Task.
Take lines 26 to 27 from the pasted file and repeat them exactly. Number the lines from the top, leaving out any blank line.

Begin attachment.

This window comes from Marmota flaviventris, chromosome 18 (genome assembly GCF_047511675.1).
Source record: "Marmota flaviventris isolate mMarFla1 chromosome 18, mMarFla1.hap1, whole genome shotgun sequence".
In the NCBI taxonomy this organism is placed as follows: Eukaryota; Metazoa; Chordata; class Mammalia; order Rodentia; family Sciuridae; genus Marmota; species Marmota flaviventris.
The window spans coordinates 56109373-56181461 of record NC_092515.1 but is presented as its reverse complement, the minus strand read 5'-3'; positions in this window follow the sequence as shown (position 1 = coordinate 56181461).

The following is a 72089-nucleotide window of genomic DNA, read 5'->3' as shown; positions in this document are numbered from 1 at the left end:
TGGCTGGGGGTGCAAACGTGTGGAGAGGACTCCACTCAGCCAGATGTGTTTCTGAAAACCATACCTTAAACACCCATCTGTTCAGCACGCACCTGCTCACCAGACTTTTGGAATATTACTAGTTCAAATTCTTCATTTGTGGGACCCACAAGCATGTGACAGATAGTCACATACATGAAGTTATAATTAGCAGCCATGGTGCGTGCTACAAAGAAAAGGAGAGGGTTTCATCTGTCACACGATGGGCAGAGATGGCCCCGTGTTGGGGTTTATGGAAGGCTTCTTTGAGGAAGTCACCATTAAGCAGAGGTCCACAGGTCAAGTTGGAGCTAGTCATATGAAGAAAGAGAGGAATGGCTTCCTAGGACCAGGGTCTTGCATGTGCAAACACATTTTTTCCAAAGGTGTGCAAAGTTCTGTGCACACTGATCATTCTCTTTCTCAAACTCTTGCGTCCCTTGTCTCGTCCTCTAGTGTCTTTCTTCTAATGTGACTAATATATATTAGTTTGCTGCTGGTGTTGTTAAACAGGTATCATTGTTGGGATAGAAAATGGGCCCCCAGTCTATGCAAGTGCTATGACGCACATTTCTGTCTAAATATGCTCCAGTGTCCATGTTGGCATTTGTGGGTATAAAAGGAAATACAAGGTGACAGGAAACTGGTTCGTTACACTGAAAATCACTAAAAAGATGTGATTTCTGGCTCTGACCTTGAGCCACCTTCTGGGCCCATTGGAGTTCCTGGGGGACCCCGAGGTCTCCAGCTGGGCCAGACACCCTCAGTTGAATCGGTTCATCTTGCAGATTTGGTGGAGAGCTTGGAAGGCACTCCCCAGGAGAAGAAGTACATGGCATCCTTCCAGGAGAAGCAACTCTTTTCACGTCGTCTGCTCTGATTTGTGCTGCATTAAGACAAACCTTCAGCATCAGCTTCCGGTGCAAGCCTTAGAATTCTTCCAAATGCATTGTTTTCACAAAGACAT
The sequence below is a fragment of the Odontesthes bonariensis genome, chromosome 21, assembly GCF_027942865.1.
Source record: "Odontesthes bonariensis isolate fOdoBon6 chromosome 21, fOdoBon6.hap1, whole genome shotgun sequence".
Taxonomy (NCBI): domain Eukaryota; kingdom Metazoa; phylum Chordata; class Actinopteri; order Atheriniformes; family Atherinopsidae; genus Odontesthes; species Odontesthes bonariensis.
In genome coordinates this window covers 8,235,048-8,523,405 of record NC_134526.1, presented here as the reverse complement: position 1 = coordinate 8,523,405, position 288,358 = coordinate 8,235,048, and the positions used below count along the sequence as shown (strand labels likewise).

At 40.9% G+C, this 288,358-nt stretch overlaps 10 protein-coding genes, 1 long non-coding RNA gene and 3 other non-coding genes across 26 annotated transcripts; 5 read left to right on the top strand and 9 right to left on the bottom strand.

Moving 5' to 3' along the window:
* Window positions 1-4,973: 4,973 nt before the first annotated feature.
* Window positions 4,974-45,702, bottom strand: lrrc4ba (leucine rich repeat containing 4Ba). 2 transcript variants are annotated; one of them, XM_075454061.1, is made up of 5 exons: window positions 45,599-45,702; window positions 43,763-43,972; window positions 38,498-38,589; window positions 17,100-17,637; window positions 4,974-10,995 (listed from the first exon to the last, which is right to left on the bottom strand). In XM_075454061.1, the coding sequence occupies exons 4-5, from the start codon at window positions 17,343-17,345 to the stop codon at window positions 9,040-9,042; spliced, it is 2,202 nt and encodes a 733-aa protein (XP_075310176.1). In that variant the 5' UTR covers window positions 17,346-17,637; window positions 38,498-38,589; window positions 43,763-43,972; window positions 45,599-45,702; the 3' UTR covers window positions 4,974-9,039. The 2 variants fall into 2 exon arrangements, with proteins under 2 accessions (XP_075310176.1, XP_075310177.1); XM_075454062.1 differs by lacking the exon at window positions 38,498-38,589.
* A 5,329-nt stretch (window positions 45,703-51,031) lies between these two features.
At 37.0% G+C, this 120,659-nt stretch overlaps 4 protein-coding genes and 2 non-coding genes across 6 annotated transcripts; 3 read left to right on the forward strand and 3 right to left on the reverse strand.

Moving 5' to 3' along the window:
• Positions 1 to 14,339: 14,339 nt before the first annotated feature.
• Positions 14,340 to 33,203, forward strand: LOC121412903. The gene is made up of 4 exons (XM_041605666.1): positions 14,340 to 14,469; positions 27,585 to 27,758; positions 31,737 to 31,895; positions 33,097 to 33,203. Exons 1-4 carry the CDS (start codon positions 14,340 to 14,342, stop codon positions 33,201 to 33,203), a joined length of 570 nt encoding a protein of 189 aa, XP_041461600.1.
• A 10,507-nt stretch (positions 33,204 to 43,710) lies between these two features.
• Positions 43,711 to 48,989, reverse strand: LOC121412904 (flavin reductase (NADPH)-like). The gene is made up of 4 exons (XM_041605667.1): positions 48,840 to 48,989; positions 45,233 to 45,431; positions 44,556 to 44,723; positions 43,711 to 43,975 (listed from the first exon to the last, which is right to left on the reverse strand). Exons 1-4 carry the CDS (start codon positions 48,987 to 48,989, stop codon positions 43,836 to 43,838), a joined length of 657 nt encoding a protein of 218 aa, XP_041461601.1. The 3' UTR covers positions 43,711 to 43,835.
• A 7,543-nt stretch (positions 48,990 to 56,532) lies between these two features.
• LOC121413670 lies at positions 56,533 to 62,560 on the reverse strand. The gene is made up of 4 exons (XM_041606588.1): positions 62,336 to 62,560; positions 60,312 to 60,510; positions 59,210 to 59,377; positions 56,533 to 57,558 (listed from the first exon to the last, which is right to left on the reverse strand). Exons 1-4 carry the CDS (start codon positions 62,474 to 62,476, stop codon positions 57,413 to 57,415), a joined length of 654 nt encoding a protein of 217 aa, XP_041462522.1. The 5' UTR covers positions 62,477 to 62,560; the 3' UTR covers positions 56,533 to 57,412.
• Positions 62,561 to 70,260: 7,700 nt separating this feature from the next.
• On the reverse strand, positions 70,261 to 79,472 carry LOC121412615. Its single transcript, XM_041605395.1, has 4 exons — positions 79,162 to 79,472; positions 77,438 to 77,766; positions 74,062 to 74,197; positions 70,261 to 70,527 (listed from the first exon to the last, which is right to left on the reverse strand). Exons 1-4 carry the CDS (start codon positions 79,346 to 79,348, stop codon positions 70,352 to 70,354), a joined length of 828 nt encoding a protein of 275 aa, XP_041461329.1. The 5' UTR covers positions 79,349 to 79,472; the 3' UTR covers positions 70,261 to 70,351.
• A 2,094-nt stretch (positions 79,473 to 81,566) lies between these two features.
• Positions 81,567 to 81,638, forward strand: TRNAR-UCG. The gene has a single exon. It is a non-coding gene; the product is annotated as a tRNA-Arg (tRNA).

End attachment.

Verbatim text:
• A 2,094-nt stretch (positions 79,473 to 81,566) lies between these two features.
• Positions 81,567 to 81,638, forward strand: TRNAR-UCG. The gene has a single exon. It is a non-coding gene; the product is annotated as a tRNA-Arg (tRNA).